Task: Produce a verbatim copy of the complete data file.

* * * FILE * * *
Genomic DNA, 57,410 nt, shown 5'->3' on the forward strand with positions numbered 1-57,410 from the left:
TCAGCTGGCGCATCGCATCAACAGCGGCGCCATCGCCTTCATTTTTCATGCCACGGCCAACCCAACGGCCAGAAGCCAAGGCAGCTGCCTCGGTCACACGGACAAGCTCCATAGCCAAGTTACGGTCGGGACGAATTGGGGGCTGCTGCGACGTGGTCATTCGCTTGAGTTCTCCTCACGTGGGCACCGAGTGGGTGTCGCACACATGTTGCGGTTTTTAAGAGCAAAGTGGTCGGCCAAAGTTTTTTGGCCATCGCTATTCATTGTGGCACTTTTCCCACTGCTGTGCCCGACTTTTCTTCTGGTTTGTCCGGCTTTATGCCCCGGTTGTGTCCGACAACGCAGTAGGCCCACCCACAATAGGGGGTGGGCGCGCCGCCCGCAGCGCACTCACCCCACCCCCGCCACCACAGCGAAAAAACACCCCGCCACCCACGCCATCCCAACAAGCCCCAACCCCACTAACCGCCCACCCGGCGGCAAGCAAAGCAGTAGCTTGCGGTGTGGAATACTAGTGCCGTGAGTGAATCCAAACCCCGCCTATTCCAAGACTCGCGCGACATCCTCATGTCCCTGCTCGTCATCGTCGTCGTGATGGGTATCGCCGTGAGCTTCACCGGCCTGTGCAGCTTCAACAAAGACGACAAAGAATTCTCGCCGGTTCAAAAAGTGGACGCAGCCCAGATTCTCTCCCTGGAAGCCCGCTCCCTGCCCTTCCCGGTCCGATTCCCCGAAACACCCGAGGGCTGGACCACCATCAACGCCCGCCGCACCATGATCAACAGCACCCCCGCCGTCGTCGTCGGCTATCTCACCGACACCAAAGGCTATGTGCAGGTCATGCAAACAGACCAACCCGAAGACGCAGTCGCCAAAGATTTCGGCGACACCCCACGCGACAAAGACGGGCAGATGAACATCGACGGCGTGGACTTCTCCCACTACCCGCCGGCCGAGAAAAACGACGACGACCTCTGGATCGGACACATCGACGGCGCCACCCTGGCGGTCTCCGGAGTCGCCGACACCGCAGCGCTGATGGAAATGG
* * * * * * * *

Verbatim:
Genomic DNA, 57,410 nt, shown 5'->3' on the forward strand with positions numbered 1-57,410 from the left:
TCAGCTGGCGCATCGCATCAACAGCGGCGCCATCGCCTTCATTTTTCATGCCACGGCCAACCCAACGGCCAGAAGCCAAGGCAGCTGCCTCGGTCACACGGACAAGCTCCATAGCCAAGTTACGGTCGGGACGAATTGGGGGCTGCTGCGACGTGGTCATTCGCTTGAGTTCTCCTCACGTGGGCACCGAGTGGGTGTCGCACACATGTTGCGGTTTTTAAGAGCAAAGTGGTCGGCCAAAGTTTTTTGGCCATCGCTATTCATTGTGGCACTTTTCCCACTGCTGTGCCCGACTTTTCTTCTGGTTTGTCCGGCTTTATGCCCCGGTTGTGTCCGACAACGCAGTAGGCCCACCCACAATAGGGGGTGGGCGCGCCGCCCGCAGCGCACTCACCCCACCCCCGCCACCACAGCGAAAAAACACCCCGCCACCCACGCCATCCCAACAAGCCCCAACCCCACTAACCGCCCACCCGGCGGCAAGCAAAGCAGTAGCTTGCGGTGTGGAATACTAGTGCCGTGAGTGAATCCAAACCCCGCCTATTCCAAGACTCGCGCGACATCCTCATGTCCCTGCTCGTCATCGTCGTCGTGATGGGTATCGCCGTGAGCTTCACCGGCCTGTGCAGCTTCAACAAAGACGACAAAGAATTCTCGCCGGTTCAAAAAGTGGACGCAGCCCAGATTCTCTCCCTGGAAGCCCGCTCCCTGCCCTTCCCGGTCCGATTCCCCGAAACACCCGAGGGCTGGACCACCATCAACGCCCGCCGCACCATGATCAACAGCACCCCCGCCGTCGTCGTCGGCTATCTCACCGACACCAAAGGCTATGTGCAGGTCATGCAAACAGACCAACCCGAAGACGCAGTCGCCAAAGATTTCGGCGACACCCCACGCGACAAAGACGGGCAGATGAACATCGACGGCGTGGACTTCTCCCACTACCCGCCGGCCGAGAAAAACGACGACGACCTCTGGATCGGACACATCGACGGCGCCACCCTGGCGGTCTCCGGAGTCGCCGACACCGCAGCGCTGATGGAAATGG